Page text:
Five charts showing how VC funding has shifted by sector

Five charts showing how VC funding has shifted by sector

Author: Kevin Dowd
Read time:  3 minutes
Published date:  December 19, 2023
The biotech seed market is booming, fintech is experiencing a slowdown, and other key sector takeaways from 2023.

The past two years have been a time of significant change in the venture ecosystem, with a record-breaking flurry of funding activity in 2021 giving way to a market slowdown in late 2022 and into 2023. But not every sector has experienced that slowdown the same way. 

In biotech, seed valuations are soaring. In fintech, deal activity is slowing down. And the SaaS industry still reigns supreme—although other industries are gaining ground.

Here are five charts showing some of the significant sector-based trends that have emerged in 2023:   

1. The biotech seed market is booming

Seed valuations are soaring in biotech

Back in Q1 2020, the median pre-money valuation for biotech startups raising seed funding on Carta was $7 million—the lowest of the five common startup sectors analyzed here. In Q3 2023, it was $20.3 million—an increase of 190% in less than four years. The medians in the other four sectors in this chart are clustered around $15 million. 

Other common startup sectors like SaaS and fintech have also seen median seed valuations rise significantly over this span, but not nearly to the same degree. An increased focus on vaccines and other drugs in the wake of the pandemic could have something to do with this uptick, as could the recent rise to prominence of GLP-1 medications such as Ozempic and Wegovy. 

2. Biotech is taking a bite out of SaaS

Biotech's share of VC raised hits a recent high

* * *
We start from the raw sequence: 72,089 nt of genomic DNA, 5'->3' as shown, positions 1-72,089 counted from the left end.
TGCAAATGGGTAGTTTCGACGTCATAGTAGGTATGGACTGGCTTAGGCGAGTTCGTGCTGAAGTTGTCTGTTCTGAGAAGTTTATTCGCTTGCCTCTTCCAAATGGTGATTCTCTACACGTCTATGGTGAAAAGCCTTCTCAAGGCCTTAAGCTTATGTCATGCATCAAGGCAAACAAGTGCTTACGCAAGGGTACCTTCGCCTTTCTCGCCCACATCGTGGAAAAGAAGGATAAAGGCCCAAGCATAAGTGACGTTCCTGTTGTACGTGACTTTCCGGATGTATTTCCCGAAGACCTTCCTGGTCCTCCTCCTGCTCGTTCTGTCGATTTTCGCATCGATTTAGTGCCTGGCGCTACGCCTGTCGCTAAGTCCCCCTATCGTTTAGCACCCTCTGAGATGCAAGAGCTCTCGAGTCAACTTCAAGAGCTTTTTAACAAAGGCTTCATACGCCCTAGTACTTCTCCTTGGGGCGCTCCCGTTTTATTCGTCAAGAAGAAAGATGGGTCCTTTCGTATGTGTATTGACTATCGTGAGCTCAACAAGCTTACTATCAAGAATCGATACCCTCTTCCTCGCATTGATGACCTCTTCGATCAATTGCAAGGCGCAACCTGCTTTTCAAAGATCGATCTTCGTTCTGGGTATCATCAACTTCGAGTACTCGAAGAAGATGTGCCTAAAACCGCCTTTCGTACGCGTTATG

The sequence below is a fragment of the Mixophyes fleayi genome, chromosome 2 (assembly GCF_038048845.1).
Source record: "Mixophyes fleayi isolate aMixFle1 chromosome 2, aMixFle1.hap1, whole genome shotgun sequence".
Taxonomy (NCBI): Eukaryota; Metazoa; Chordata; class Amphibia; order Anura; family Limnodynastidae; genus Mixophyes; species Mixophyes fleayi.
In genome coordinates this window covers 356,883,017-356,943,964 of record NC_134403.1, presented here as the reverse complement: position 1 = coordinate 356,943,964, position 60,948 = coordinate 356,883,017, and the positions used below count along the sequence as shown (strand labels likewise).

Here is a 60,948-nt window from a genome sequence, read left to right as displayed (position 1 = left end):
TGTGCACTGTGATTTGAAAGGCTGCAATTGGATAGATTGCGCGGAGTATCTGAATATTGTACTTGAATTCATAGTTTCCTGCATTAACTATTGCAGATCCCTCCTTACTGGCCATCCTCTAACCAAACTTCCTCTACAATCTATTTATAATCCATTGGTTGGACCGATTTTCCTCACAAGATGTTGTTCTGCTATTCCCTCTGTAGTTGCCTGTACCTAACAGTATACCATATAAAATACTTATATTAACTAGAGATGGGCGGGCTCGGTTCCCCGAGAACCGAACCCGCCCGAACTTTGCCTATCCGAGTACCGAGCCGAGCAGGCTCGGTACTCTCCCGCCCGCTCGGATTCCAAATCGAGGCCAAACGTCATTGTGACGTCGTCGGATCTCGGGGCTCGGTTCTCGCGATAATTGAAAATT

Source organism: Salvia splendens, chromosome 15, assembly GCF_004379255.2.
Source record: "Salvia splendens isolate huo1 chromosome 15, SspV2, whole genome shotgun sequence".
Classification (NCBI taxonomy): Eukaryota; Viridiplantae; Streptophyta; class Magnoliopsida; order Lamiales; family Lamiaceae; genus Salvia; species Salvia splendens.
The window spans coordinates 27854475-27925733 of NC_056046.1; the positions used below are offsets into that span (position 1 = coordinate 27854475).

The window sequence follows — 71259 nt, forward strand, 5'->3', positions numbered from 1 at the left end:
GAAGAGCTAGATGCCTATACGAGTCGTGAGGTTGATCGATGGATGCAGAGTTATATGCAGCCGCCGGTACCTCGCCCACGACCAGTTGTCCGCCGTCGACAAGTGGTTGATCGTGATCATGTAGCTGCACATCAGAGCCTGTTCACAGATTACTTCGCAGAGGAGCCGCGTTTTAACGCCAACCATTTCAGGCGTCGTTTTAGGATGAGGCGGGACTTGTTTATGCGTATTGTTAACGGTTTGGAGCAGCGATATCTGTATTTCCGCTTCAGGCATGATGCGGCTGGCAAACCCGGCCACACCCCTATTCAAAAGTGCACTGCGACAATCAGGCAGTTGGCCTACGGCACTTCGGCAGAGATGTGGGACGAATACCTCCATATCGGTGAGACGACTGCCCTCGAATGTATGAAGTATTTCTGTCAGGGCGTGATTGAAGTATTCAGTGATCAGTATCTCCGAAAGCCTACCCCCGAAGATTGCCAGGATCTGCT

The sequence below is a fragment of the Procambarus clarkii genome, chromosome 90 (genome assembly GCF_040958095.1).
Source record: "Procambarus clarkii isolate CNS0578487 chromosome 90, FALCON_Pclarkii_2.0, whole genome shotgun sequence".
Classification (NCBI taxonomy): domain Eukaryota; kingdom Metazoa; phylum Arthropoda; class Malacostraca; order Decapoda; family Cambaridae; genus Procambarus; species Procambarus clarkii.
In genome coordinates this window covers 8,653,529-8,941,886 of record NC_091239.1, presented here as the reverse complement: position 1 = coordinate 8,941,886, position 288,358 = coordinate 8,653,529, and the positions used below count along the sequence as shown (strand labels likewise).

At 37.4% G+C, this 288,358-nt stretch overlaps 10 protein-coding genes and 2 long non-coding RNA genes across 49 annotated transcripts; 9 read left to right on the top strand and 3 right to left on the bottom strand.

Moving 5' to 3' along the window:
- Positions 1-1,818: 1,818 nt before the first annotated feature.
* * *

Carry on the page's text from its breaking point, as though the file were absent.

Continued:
Biotech startups brought in nearly 16% of all capital raised through the first three quarters of 2023, the sector’s highest share in the past six years (and more than double its share from 2018 and 2019). Meanwhile, SaaS startups accounted for just 28.4% of capital raised, that sector’s lowest share of the past six years. 

Other sectors have seen significant movement, too. Fintech’s share of funding across all venture stages is down to 6.2% this year, compared to 12.1% in 2021. And hardware is up to 8.9%, its highest rate in at least six years. 

3. Planting seeds in the consumer sector has grown harder

Seed funding has fallen off in consumer, fintech

Just 7% of all seed capital raised on Carta so far this year has gone to consumer companies, the sector’s lowest market share dating back to at least 2018. In fact, it’s the first time over that span that consumer’s share of funding has fallen below 10%.

Deal count for the consumer sector is also on the decline: The number of seed investments in the space in Q3 was down 69.4% from the start of 2021. Consumer startups that have been able to raise capital, however, have found favorable terms: The median pre-money valuation in the space is up 63% over that same span. 

4. Seed investors still love SaaS

Seed funding in SaaS is proving resilient

At nearly every stage and in nearly every sector, seed deal count was down in Q3 2023 compared to where it was in 2021. But in the SaaS space, the decline was less steep than most: There, deal count is down just 10.6% over that period, compared to 54% in biotech, 55.9% in fintech, and 69.4% in consumer.

The same trend does not apply at later stages of the venture life cycle. At Series A, Series B, and Series C, the fall-off in frequency of SaaS fundings has been much more severe. 

5. Series A valuations are holding steady

Series A valuations converged in Q3

There’s been minimal variation in Series A valuations over the past few quarters, with median valuations in most of these common sectors clustering right around $40 million. In Q3 2023, the gap between the highest and lowest medians across sectors in this sample was less than $10 million. 

It’s a different story at other stages. At Series B, for instance, the Q3 gap in these five sectors between the highest median valuation ($157.5 million for biotech) and the lowest ($52.1 million for hardware) was more than $100 million. 

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Kevin Dowd
Author: Kevin Dowd
Kevin Dowd is a senior writer covering the private markets. Prior to joining Carta, he reported on venture capital and private equity at Forbes, where he wrote the Deal Flow newsletter, and at PitchBook, where he wrote The Weekend Pitch.
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